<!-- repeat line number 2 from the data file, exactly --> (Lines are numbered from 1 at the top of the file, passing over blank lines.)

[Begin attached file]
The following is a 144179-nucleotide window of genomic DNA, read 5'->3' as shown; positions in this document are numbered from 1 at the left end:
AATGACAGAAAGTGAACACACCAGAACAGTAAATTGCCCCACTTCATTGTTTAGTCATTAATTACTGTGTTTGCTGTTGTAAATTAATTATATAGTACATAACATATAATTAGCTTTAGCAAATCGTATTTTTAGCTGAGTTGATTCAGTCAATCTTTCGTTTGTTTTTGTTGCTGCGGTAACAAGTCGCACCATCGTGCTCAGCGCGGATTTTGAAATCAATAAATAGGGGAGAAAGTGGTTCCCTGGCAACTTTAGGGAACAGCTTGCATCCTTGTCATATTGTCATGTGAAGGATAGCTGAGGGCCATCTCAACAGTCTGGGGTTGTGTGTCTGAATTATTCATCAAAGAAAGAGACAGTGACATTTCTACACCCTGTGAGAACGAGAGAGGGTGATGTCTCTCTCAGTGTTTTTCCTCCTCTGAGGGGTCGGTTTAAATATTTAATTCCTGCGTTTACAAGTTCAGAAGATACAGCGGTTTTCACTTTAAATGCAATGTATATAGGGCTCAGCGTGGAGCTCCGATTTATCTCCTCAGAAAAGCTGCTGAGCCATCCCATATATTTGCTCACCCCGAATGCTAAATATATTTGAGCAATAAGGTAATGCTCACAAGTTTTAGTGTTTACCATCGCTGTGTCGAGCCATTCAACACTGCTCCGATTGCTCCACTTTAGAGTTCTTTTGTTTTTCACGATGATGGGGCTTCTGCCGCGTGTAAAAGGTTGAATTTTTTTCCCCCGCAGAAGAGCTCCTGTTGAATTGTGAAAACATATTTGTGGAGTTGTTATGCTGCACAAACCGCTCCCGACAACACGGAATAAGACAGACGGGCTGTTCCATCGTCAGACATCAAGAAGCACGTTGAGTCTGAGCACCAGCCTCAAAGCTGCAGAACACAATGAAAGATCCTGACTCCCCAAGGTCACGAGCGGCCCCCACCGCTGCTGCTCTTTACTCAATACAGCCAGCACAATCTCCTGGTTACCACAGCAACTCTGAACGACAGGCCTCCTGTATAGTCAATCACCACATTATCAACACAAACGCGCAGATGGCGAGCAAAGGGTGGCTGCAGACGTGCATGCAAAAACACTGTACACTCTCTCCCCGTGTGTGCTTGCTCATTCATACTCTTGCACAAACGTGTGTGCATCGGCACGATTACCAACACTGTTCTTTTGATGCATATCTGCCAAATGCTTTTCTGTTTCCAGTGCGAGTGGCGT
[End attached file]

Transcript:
AATGACAGAAAGTGAACACACCAGAACAGTAAATTGCCCCACTTCATTGTTTAGTCATTAATTACTGTGTTTGCTGTTGTAAATTAATTATATAGTACATAACATATAATTAGCTTTAGCAAATCGTATTTTTAGCTGAGTTGATTCAGTCAATCTTTCGTTTGTTTTTGTTGCTGCGGTAACAAGTCGCACCATCGTGCTCAGCGCGGATTTTGAAATCAATAAATAGGGGAGAAAGTGGTTCCCTGGCAACTTTAGGGAACAGCTTGCATCCTTGTCATATTGTCATGTGAAGGATAGCTGAGGGCCATCTCAACAGTCTGGGGTTGTGTGTCTGAATTATTCATCAAAGAAAGAGACAGTGACATTTCTACACCCTGTGAGAACGAGAGAGGGTGATGTCTCTCTCAGTGTTTTTCCTCCTCTGAGGGGTCGGTTTAAATATTTAATTCCTGCGTTTACAAGTTCAGAAGATACAGCGGTTTTCACTTTAAATGCAATGTATATAGGGCTCAGCGTGGAGCTCCGATTTATCTCCTCAGAAAAGCTGCTGAGCCATCCCATATATTTGCTCACCCCGAATGCTAAATATATTTGAGCAATAAGGTAATGCTCACAAGTTTTAGTGTTTACCATCGCTGTGTCGAGCCATTCAACACTGCTCCGATTGCTCCACTTTAGAGTTCTTTTGTTTTTCACGATGATGGGGCTTCTGCCGCGTGTAAAAGGTTGAATTTTTTTCCCCCGCAGAAGAGCTCCTGTTGAATTGTGAAAACATATTTGTGGAGTTGTTATGCTGCACAAACCGCTCCCGACAACACGGAATAAGACAGACGGGCTGTTCCATCGTCAGACATCAAGAAGCACGTTGAGTCTGAGCACCAGCCTCAAAGCTGCAGAACACAATGAAAGATCCTGACTCCCCAAGGTCACGAGCGGCCCCCACCGCTGCTGCTCTTTACTCAATACAGCCAGCACAATCTCCTGGTTACCACAGCAACTCTGAACGACAGGCCTCCTGTATAGTCAATCACCACATTATCAACACAAACGCGCAGATGGCGAGCAAAGGGTGGCTGCAGACGTGCATGCAAAAACACTGTACACTCTCTCCCCGTGTGTGCTTGCTCATTCATACTCTTGCACAAACGTGTGTGCATCGGCACGATTACCAACACTGTTCTTTTGATGCATATCTGCCAAATGCTTTTCTGTTTCCAGTGCGAGTGGCGT